11
Feb

How should I deal with a late paying tenant?

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by Dave Zundel, Co-founder, Realtor ®, Investor.

Tenants who pay late are one of the biggest problems landlords deal with on a regular basis.  With thousands of tenants behind us, HomeLovers has developed several strategies to make sure our owners get paid on time.

The conflict for many owners is the balance between being a “good landlord” and keeping a tenant happy vs. getting taken advantage of by a tenant that just needs to go.

Here are a few guidelines to maximize your results:

Screen applicants right to avoid weak tenants – Don’t settle!  Most late paying tenants and evictions are born in the screening process.  You have to set qualification criteria that create a successful long term tenancy.  Once you know what your minimum criteria are, stick to your rules.

Set the right expectation at the lease signing – Let the tenants know right up front what your policies are about late payments, late fees, and enforcement.  In the signing meeting, be very up front about your commitment to them loving the home AND their commitment to paying on or before the first!  It is the perfect time to say “I am sure we will never have to deal with this, but I want you to understand that I am very strict with my late fee policy…”

Enforce good habits – Most of the tenants we have ever worked with pay on time every month and end their lease with no issues.  Having said that, if you are a landlord long enough you will have some problem tenants too.  We encourage a very strict enforcement of the lease terms.  Some tenants would pay late every month if you let them.  The purpose of a strict enforcement policy isn’t to make tons of money on late fees, it is to get tenants to value an on time payment as much as you do.

Don’t let fear of a vacancy drag out the eviction – This is one of the most expensive and common mistakes landlords make.  Even with a professional manager some owners want to give a tenant another chance, another week, or another payment plan.  None of us want a vacancy, but if that is where you are headed it is best to yank that Band-Aid off instead of pulling it off slowly.  We have signed up owners who have gone for months without rent because they were trying to avoid a vacancy!  Get the property back, get it rent ready, and move on to a new tenant.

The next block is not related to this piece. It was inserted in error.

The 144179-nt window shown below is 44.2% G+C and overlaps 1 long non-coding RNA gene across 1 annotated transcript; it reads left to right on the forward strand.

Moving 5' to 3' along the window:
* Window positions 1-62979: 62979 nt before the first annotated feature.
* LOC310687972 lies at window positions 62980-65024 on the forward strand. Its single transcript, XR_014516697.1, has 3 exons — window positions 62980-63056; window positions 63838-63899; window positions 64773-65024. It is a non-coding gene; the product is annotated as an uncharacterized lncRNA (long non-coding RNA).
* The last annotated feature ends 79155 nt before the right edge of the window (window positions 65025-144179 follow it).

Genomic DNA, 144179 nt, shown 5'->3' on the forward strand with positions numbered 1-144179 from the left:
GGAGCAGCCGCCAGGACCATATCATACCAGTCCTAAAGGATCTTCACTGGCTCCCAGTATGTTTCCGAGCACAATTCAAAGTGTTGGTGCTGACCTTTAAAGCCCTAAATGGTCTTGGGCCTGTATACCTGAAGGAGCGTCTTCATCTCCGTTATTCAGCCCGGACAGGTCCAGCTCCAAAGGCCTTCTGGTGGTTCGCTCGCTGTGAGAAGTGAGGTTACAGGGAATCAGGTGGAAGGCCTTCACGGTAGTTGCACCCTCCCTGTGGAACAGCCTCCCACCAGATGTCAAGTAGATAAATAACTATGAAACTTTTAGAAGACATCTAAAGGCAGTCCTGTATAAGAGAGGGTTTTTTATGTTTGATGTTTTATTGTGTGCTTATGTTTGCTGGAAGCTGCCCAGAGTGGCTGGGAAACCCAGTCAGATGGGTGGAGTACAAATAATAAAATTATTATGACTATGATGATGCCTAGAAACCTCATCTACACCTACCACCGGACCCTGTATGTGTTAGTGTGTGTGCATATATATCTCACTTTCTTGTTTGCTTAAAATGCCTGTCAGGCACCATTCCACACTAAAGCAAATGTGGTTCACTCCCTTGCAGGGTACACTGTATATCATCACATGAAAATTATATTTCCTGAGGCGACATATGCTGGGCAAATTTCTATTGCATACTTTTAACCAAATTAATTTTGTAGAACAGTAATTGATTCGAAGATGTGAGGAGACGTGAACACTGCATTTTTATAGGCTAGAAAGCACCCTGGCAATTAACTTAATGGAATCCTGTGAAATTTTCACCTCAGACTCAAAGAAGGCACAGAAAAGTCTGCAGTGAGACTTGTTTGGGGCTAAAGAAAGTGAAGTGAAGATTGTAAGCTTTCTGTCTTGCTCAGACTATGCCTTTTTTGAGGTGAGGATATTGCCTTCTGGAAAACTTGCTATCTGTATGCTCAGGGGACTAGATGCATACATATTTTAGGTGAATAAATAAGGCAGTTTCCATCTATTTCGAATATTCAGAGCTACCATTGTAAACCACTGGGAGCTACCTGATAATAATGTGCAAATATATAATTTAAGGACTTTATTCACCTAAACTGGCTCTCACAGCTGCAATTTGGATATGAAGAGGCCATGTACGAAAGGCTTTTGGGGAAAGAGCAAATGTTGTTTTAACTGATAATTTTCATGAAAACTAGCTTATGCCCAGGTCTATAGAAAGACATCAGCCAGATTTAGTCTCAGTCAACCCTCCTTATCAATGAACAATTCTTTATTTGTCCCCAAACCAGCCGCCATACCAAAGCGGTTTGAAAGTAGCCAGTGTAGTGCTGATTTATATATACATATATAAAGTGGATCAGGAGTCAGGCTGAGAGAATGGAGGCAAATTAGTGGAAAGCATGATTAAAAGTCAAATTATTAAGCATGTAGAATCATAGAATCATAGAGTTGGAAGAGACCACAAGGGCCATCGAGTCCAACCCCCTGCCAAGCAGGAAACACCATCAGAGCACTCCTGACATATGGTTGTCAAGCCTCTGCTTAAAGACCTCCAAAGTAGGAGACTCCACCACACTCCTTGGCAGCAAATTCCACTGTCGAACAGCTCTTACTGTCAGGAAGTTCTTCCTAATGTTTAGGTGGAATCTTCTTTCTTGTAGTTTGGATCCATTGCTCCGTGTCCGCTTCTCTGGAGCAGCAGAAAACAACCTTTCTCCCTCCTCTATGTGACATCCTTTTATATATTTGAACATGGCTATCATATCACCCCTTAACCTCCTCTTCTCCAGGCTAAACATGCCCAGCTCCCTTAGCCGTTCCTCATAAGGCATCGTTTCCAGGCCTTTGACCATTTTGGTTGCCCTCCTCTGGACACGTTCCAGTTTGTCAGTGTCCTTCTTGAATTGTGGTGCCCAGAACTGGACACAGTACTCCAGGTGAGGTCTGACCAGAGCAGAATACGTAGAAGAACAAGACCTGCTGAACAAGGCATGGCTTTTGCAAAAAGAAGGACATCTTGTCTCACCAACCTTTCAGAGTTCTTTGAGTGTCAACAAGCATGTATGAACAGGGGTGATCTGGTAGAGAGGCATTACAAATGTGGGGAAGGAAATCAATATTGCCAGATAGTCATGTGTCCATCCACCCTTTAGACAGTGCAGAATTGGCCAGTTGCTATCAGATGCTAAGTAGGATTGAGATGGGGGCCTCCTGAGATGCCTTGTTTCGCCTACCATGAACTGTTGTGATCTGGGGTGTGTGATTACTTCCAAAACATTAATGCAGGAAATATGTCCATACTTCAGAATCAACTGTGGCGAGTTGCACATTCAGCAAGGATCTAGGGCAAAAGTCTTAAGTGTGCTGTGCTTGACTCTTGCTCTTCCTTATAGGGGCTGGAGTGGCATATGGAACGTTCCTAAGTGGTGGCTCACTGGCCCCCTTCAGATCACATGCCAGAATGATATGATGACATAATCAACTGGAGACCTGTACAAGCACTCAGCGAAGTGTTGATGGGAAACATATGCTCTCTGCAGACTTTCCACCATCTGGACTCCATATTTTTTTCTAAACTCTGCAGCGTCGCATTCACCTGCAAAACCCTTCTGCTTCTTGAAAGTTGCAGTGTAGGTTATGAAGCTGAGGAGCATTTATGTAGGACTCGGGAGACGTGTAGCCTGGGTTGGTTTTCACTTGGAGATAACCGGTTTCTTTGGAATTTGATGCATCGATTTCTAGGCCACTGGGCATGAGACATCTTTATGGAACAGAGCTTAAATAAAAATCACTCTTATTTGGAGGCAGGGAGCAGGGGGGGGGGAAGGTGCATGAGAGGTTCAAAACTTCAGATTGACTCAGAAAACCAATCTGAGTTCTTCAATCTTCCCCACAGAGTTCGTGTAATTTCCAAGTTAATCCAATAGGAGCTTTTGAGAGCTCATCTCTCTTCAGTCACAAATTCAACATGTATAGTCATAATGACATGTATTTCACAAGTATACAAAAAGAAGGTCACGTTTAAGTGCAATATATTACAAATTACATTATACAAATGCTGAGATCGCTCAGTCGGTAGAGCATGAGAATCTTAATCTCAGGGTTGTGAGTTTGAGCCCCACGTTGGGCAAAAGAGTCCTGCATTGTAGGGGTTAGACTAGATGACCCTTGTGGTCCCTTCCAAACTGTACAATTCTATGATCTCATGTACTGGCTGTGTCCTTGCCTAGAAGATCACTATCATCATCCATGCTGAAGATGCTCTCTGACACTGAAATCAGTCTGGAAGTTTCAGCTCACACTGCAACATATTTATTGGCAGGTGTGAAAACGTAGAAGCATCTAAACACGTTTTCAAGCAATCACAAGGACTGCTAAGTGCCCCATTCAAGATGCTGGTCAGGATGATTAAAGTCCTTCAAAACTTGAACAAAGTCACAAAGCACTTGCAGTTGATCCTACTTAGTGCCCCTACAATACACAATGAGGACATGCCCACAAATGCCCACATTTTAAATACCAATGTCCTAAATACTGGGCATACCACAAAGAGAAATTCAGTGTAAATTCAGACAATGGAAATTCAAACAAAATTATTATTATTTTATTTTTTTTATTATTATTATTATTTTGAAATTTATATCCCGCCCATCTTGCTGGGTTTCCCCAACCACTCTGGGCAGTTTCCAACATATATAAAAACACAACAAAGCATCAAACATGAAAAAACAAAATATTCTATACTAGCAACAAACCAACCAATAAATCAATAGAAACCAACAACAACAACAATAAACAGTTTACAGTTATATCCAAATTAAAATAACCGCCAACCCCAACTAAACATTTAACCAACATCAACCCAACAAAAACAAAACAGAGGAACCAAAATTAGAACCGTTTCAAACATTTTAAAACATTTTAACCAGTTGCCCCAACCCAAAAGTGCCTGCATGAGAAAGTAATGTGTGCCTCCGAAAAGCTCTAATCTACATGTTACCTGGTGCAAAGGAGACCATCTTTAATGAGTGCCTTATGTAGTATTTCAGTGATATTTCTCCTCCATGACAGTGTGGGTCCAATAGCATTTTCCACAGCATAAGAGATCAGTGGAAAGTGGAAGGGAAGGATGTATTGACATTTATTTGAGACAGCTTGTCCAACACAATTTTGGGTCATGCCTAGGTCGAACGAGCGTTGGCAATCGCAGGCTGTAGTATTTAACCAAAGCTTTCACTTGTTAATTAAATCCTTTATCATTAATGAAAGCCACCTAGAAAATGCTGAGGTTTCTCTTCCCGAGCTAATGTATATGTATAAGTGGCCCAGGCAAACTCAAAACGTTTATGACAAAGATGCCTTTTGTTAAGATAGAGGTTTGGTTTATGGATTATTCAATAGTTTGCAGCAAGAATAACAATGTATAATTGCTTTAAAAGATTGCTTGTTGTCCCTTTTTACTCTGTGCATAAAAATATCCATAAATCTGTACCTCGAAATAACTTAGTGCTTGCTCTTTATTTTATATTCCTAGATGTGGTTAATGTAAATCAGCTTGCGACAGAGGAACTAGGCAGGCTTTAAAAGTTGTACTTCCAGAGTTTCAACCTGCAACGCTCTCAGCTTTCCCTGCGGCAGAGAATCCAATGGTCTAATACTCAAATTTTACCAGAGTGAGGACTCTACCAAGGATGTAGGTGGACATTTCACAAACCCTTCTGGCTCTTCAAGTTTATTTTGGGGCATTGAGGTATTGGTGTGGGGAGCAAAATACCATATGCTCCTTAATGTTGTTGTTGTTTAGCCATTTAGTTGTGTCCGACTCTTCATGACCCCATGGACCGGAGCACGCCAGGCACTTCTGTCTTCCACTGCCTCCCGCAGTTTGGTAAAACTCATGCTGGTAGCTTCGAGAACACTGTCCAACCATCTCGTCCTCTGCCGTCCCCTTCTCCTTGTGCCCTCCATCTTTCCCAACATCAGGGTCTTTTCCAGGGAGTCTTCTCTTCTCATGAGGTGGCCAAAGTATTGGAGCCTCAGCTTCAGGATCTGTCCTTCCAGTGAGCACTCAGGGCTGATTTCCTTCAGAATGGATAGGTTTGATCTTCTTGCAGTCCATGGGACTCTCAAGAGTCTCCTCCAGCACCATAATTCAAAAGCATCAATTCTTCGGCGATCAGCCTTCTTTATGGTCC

Follow the legal process every time to minimize losses – Every landlord wants to keep a great tenant happy and in the house for as long as possible.  Once you are headed for an eviction though, take possession of that home as fast as the law will allow.  Follow the same process every time.  Be consistent and fair but protect your business.  Your 5-day notice, forcible detainer action, and writ should all happen with zero delays.  “I can bring in the payment tomorrow” is a deadly game for landlords to play.  When you remind a tenant that “tomorrow” they will have to include the penalty for the 5-day, it is amazing how many find a way to get to the office before 5:00 today.

Keep your tenants happy but they need to keep you happy too.  You will have much less trouble with late payments if you follow the steps above.  You can be a great landlord and still be firm in your expectations of the tenant.  Any other path leads to lots of frustration for both you AND your tenant and kills your ROI in the process.

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